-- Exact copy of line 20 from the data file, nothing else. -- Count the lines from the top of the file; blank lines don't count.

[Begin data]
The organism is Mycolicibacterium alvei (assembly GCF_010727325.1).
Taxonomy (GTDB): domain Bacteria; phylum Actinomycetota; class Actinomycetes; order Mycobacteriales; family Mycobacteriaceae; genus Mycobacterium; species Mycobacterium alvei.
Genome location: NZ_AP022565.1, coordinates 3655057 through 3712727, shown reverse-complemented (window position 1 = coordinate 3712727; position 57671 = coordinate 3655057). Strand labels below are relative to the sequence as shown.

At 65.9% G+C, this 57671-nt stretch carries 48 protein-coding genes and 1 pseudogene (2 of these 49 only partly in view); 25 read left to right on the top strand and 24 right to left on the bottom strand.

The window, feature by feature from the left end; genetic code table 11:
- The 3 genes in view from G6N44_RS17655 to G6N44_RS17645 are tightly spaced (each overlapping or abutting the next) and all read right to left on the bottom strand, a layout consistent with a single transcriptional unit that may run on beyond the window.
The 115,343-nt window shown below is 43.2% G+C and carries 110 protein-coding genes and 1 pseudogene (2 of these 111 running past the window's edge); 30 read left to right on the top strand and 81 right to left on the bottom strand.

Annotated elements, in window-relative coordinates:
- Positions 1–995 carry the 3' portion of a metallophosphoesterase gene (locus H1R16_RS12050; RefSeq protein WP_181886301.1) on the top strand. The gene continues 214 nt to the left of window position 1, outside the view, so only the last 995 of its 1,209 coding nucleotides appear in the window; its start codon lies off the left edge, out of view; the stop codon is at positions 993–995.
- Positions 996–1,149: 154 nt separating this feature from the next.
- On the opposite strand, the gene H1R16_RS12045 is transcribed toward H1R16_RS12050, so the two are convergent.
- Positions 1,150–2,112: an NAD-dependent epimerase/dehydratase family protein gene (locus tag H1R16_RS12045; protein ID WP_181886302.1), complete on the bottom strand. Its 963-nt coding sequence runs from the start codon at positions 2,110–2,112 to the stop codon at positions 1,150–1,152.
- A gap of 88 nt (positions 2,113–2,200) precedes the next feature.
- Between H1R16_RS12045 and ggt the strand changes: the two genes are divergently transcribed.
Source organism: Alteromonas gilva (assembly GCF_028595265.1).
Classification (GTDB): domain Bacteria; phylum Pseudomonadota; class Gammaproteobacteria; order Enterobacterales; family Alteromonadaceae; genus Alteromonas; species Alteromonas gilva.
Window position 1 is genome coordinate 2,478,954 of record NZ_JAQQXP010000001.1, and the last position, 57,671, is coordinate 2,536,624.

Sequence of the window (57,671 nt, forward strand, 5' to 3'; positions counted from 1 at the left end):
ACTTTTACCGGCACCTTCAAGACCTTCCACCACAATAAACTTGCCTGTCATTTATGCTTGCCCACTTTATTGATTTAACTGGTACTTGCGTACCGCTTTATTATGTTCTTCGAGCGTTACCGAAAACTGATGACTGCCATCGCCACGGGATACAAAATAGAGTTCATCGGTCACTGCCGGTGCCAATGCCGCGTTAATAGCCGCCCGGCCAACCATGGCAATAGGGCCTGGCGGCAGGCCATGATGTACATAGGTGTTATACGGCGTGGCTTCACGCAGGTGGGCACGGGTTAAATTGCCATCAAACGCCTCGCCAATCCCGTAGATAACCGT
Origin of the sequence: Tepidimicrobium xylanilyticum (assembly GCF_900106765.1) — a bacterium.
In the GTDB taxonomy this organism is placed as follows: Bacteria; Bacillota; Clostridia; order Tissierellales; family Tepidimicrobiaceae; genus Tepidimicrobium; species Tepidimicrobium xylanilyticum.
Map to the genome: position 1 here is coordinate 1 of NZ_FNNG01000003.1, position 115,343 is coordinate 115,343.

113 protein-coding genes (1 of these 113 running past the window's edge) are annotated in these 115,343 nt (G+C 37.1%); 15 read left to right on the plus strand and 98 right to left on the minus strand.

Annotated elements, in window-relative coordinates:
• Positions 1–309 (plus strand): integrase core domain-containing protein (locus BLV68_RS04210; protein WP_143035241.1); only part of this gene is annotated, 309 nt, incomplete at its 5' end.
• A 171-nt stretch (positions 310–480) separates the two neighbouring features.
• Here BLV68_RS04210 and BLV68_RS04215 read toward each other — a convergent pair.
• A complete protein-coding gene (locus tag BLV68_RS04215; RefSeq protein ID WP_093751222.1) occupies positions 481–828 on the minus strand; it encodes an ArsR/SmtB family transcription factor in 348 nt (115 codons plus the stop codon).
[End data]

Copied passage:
Origin of the sequence: Tepidimicrobium xylanilyticum (assembly GCF_900106765.1) — a bacterium.